The students will be able to recognize changes in bears and insects,
comparing how these animals are different from and similar to themselves.
- Alaska's Three Bears
- Have You Seen bugs?
- When I Was Little
- Plastic insects
- Student baby pictures
- Nonfiction books about bears
- Large sheets of paper
- "Changes in Me" booklet
- Art materials such as clay, paper, paints, pipe cleaners, googly eyes, or scrap paper
- When I Was Little, by Jamie lee Curtis, ISBN:0‐590‐03239‐9
- Have You Seen Bugs?, by Joanne Oppenheim, ISBN: 0‐590‐05965‐3
- Alaska's Three Bears, by Shelly Gill, ISBN:0‐9434007‐11‐X
Prizes for this lesson:
- Alaska's Three Bears, by Shelly Gill, ISBN:0-9434007-11-X
- Item # GG-311 pg. # 185 "Habitat Challenge: Life Science Game." $24.95
- Item #EE-802 pg. # 181 "Animals: Can do science game" $16.95
Background for Teachers
There are six main animal kingdoms: insects, birds, fish, mammals, amphibians and
reptiles. All animals live in a habitat that is suited to fit their needs. Animals also have
adaptations that allow them to survive in their habitat.
Invitation to Learn:
- Invite students to pick an animal that they love from a variety of pictures and books
provided by the teacher.
- On a piece of white paper, invite the students to draw that animal along with three or
four facts about that animal.
- Using the papers provided by the students sort them as instructed by the class.
- Ask: "Could we sort the animals according to where they live? How is that the same or
different from where we as a human race live?"
Who Am I?
- Send home a note asking for students to bring a picture of themselves when they were
one year old or younger.
- As photos are brought in, make two black‐and‐white copies of them and send the originals home.
- Glue one of the black‐and‐white copies of the photos to a poster entitled "Who Am I?"
- When you have all of the students' photographs of when they were little (or a student's
drawing of a self‐portrait) copied and glued on the poster, bring the class together where they can all see.
- Have the students then take turns guessing which picture is theirs. Remind them not to
share information, or show their pictures to their friends.
- Read When I Was Little. Discuss the changes a person goes through‐how they were when they were a baby, three years old, five years old, and now.
- Discuss how students' needs have changed, and what they are able to do now verses
when they were little. Write ideas on a poster.
- Have the students become reporters. As a class of reporters, list on the board questions
they would like to know about how they were as a baby, a three‐year‐old, a five‐year old,
and now. Record their questions on poster.
- Using the questions generated as a class, create and type a letter to send home.
- As the letters are returned, have the students "report" what they discovered. Invite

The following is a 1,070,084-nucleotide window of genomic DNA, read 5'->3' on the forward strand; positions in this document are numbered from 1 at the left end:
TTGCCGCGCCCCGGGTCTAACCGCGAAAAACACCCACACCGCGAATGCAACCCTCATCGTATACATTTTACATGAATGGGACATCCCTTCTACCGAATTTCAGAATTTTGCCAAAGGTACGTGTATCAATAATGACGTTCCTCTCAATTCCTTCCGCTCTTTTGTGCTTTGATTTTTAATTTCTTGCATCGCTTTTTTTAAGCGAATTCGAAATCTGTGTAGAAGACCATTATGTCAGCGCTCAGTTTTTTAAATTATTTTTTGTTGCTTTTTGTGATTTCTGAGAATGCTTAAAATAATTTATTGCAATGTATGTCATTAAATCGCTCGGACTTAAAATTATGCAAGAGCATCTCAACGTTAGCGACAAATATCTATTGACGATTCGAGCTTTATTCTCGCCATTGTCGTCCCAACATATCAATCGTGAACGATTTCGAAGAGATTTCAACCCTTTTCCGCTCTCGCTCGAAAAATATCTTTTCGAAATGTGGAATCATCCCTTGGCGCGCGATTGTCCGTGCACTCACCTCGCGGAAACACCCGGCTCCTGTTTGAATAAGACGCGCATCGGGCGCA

them to think of things they remembered doing at the different ages that may have been
skipped from their questionnaire sheet.
- Using the questionnaire and information remembered by students, instruct students to pre‐write facts they would like to write in a booklet entitled "Changes in Me." Facts could
include things they did as a baby, a three‐year‐old, a five‐year‐old, and now. Facts could
be listed in a class journal or lined paper to be turned in.
- As a class, as partners, or individually with the teacher, students edit their writing,
making any changes needed.
- Instruct the students complete their "Changes in Me" booklet. Instruct the students to
write each final draft of their stages of life on its own page.
- Pass out the second black‐and‐white copy of their baby pictures. Instruct students to
glue their picture anywhere on the cover of their "Changes in Me" booklet.
- Have them share their booklets as partners or with the entire class.
Three Crazy Bears
- Read Alaska's Three Bears. Discuss the differences in the Grizzly Bear, Brown Bear, or
Polar Bear, and how their unique features allow them to adapt to their environment.
- Pass each student a copy of the "My Bear Facts" paper.
- Divide students into six groups, two groups for each bear.
- Provide two groups with nonfiction books or facts about each type of bear: the grizzly
bear, the brown bear, or the polar bear.
- Instruct students as a group to research their assigned bear using their "My Bear Facts"
- Instruct each group to create a poster listing the facts found on their "My Bear Facts"
paper (one poster per group). Encourage the groups to follow the format found on their
"My Bear Facts" paper.
Allow each group time to share their findings and posters with the class.
- Read "Have You Seen Bugs?" to the class.
- Provide a variety of bugs (pictures or plastic) and invite students to choose their favorite
- Ask: "How can the color of the bug help the bug in their environment? Would a bright
yellow beetle live in red sands of the desert? Why or why not?"
- Have the students sort their bugs by color.
- Ask: "How is the bugs' color important to help them camouflage themselves in their
environment? Can you tell what your bug may eat from the mouth he has? Looking at your insect, what could other features tell you about the way your bug lives?"
Bug Fact Research